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Ed Driscoll

The Rock’em Sock’em Populist…Washington Post?

August 7th, 2011 - 1:58 pm

At his Media Myth Alert blog, W. Joseph Campbell has some fun with the Washington Post’s latest ombudsman, who’s ready to switch his Rock’em Sock’em Robot toys into full-on automatic for the people mode:

The ombudsman of the Washington Post, Patrick Pexton, weighs in today with platitudes and hang-wringing [sic--Ed] about the newspaper. He mostly misses the mark.

Pexton writes in his column that the Post’s “future lies not with the rich; it lies with the citizenry.

“This newspaper must be the one source of high-quality, probing Washington news that readers in this region and across the country can look to for holding their government accountable. This publication must be for all Americans.”

Oh, brother.

But wait: Here’s more vague abstraction:

“The Post,” Pexton writes, “can’t be a liberal publication or a conservative one. It must be hard-hitting, scrappy and questioning — skeptical of all political figures and parties and beholden to no one. It has to be the rock-’em-sock-’em organization that is passionate about the news. It needs to be less bloodless and take more risks when chasing the story and the truth.”

A “rock-’em-sock-’em organization,” eh? Well, that’s useful guidance.

In his five or so months as ombudsman, Pexton hasn’t dared touch the electrified third rail about the Post, which one of his predecessors, Deborah Howell, gamely if belatedly addressed.

That’s a decided lack of intellectual diversity in the Post’s newsroom. In mid-November 2008, shortly after Barack Obama was elected president, Howell wrote in her ombudsman column:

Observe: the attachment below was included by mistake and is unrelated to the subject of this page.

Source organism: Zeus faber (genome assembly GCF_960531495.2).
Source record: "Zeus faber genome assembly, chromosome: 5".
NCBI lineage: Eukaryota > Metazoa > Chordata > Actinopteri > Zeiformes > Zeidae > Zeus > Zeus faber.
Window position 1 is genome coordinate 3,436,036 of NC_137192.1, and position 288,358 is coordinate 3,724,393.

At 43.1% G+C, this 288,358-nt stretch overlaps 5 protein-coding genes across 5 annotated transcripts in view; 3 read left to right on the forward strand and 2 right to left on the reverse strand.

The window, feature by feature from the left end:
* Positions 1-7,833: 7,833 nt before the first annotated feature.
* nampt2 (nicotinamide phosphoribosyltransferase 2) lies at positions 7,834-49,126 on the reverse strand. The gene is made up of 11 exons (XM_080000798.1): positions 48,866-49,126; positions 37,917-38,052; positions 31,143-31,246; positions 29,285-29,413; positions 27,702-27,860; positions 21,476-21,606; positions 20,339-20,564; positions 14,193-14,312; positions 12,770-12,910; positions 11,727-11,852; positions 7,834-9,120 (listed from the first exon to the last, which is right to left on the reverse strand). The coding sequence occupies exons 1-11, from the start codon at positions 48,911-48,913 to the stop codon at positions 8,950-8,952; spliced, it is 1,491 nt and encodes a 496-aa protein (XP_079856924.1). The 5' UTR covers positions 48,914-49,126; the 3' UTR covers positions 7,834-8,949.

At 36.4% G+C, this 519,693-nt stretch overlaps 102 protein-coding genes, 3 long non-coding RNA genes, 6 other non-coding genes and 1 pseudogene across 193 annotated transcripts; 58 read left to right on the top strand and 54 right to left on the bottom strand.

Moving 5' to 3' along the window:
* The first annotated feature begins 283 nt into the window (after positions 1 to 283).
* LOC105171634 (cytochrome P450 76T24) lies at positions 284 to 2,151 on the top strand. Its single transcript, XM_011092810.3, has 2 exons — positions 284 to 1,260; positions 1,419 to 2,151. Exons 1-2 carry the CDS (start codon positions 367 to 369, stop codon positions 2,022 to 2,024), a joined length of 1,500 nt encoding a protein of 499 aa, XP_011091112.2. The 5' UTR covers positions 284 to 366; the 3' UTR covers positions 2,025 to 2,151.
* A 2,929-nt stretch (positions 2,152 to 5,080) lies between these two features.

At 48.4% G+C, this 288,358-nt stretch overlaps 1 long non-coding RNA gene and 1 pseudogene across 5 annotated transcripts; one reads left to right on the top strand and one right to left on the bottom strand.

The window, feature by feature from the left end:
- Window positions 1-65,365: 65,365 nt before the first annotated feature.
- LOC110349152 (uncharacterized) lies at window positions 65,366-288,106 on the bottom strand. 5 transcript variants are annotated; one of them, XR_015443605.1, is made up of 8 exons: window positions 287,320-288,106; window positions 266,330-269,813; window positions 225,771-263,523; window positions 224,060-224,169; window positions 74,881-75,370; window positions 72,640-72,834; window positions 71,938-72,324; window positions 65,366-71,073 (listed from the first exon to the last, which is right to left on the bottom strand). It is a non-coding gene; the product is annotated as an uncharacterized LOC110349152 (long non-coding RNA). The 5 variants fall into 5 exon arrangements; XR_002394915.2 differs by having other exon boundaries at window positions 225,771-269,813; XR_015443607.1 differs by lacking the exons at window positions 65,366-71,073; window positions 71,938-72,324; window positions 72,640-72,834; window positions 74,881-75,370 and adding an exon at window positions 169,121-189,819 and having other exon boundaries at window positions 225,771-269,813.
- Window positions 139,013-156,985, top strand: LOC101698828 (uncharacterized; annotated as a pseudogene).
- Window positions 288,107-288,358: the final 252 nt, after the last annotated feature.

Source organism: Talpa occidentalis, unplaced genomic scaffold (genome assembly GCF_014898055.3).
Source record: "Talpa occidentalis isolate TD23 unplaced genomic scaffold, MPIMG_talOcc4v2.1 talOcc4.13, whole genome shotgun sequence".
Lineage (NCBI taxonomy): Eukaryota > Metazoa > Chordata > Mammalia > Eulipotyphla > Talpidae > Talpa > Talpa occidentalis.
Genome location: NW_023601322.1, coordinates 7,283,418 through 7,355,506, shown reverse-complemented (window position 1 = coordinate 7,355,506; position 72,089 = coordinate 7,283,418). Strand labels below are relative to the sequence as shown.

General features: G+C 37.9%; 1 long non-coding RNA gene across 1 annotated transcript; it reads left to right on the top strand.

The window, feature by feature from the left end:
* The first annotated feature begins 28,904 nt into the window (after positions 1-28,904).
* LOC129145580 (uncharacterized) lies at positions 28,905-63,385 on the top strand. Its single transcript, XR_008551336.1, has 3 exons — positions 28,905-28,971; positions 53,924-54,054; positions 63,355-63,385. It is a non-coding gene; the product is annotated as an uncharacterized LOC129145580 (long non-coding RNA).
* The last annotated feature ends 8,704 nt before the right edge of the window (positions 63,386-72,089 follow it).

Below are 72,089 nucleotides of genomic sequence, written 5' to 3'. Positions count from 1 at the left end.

“I’ll bet that most Post journalists voted for Obama. I did. There are centrists at The Post as well. But the conservatives I know here feel so outnumbered that they don’t even want to be quoted by name in a memo.”

Howell’s column quoted Tom Rosenstiel of the Project for Excellence in Journalism as saying that “conservatives are right that journalism has too many liberals and not enough conservatives. It’s inconceivable that that is irrelevant.”

Wait, hasn’t the Post been in rock’em sock’em mode enough already? One of writers founded an email listserv for 400 or so of his fellow leftwing writers on which the following was written:

SPENCER ACKERMAN, WASHINGTON INDEPENDENT: Let’s just throw Ledeen against a wall. Or, pace Dr. Alterman, throw him through a plate glass window. I’ll bet a little spot of violence would shut him right the fuck up, as with most bullies.

Also on the list, fellow “liberal” Dave Weigel, then with the Post (now with Slate, which is owned by the Post) wrote:

”This would be a vastly better world to live in if Matt Drudge decided to handle his emotional problems more responsibly, and set himself on fire.”

That doesn’t sound like it’s in the Marquess of Queensberry boxing rules. Neither does Ackerman egging on his fellow JournoListas to “take one of them — Fred Barnes, Karl Rove, who cares — and call them racists. Ask: why do they have such a deep-seated problem with a black politician who unites the country?”

Curiously though, as Byron York of the competing Washington Examiner noted last year, “At Washington Post, mum’s the word on JournoList.”

Which sounds like it’s still very much the case there, based on its ombudsman’s latest column. But then, as the quotes above from the JournoList illustrate, whatever rock’em, sock’em slugfest the Post thinks it’s in, the paper has been on the receiving end of most of the blows in recent years, as it increasingly loses its fight with reality, who tends to be a rather unmerciful sparring partner.

Incidentally, if the Post’s ombudsman really does believe that the future “lies not with the rich; it lies with the citizenry,” he might want to inform the paper’s writers of this notion. Because they’ve been most unhappy with America’s citizenry for the past three years.

Related: More rock’em sock’em action here, Fast & Furious style:”The Washington Post has a Partner’s Share in Terry’s Death,” Neil W. McCabe of Human Events writes. “Instead of reporting on Fast & Furious operation, they were its PR team.”

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